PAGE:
The battle to advance renewable energy against the strongholds of fossil fuel is being fought on many sides. But it could very well be with solar power that is won or lost, especially when it comes to cost and consumption.
According to the authors David Frankel, Kenneth Ostrowski, and Dickon Pinner of McKinsey Quarterly, the solar power industry is poised to assume a bigger role in global energy markets. The authors say that is a more cost-competitive power source today than it was a decade ago. Solar power holds the potential to disrupt the global energy industry as the world knows it today.
Solar’s Cloudy Past
The solar power industry wasn’t always cloud-free. Competition from cheap natural gas and convenient fossil fuels made it difficult for pioneering solar start-ups to get into the mainstream market. Subsidy cuts coupled with the financial crisis led to the bankruptcy and bargain-price acquisitions of more than just a few solar firms. But thanks to rising consumption and falling costs, solar power is rapidly gaining ground. The authors say that solar is progressing toward grid parity in the residential segment. According to the IEA, solar PV was the fastest growing renewable energy technology worldwide. A massive 65 gigawatts of cumulative installed capacity of solar PV was reached at the end of 2011, compared to only 1.5 GW in 2000.
Solar Cost and Consumption
Beyond points for social responsibility and eco-friendliness, businesses and organizations are upping their solar consumption levels for more tangible gains. These include energy expenses savings, power supply diversification, and consumer appeal. It is now possible for businesses with high energy costs and large footprints to install commercial-scale rooftop solar at a lower cost than continually buying energy from a utility company. In its report “Solar Means Business 2013”, SEIA listed the top 25 companies by solar capacity in the U.S. as:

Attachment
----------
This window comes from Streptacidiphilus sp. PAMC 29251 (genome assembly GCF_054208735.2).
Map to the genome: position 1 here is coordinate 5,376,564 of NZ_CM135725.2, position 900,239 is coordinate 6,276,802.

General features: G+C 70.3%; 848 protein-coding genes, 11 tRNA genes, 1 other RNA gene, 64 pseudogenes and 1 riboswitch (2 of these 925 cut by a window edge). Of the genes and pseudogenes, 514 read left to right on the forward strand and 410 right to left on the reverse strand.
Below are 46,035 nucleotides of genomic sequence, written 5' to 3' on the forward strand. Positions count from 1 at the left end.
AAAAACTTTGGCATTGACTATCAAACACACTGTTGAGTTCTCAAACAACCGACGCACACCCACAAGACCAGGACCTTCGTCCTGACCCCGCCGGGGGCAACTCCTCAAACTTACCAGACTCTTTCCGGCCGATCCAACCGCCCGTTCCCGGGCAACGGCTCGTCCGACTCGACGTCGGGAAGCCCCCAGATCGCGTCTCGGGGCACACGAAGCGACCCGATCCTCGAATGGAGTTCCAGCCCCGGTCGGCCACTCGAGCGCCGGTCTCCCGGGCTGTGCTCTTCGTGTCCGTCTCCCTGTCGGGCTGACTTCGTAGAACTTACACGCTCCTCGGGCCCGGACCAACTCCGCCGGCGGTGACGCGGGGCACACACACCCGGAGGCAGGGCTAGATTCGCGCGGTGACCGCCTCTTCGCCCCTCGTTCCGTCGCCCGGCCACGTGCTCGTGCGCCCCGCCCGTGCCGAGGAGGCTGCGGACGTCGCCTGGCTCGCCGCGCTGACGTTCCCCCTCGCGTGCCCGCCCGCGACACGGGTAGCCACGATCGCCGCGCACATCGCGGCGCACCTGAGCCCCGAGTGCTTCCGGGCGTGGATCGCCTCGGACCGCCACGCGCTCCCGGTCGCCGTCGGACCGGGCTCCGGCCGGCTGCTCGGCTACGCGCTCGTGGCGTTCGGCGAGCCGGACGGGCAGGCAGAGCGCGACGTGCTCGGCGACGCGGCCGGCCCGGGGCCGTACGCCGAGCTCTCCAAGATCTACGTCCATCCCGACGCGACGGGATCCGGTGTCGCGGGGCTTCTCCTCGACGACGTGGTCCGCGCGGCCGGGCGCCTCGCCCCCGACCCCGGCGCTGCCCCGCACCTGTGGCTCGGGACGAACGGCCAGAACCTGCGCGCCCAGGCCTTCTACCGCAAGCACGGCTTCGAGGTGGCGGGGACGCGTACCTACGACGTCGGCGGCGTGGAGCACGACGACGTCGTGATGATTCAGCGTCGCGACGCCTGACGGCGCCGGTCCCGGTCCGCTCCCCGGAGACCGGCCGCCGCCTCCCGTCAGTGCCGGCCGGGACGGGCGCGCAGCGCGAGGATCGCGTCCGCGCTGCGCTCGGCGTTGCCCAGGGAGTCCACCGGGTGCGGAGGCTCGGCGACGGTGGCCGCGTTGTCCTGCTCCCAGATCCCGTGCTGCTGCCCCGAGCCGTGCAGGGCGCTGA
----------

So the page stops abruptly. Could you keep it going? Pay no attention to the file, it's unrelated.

In addition, companies that operate in isolated, physically demanding environments such as mining and defense firms need solar as a much-needed power option.
Low costs do not only drive consumption but also investment. Cost of capital for solar power is falling, the authors say. Together with its long-term contracts and comparative insulation to fuel price fluctuations, investment options for solar are becoming more appealing.
Potential for Disruption
Aside from its current (small) share in the energy supply market, solar power’s true disruptive potential lies in its ability to capture all new demand in the energy market. In the past, this has fueled a large part of annual revenue growth. According to the article, new solar power installations could account for up to 50% of new consumption. This will directly affect the amount of its competitors’ new capital as well as returns. In the near future, solar could have wider implications in the utilities market and a deeper one with partner industries such as security systems and energy-information services.
For too long, solar’s potential (disruptive and otherwise) have been undermined by a number of industries. That could turn out to be a costly mistake sooner than most would think. Solar’s impressive progress on the battlefront could not only mean a breakthrough but a bellwether for more renewable energy sources to gain mainstream entry.
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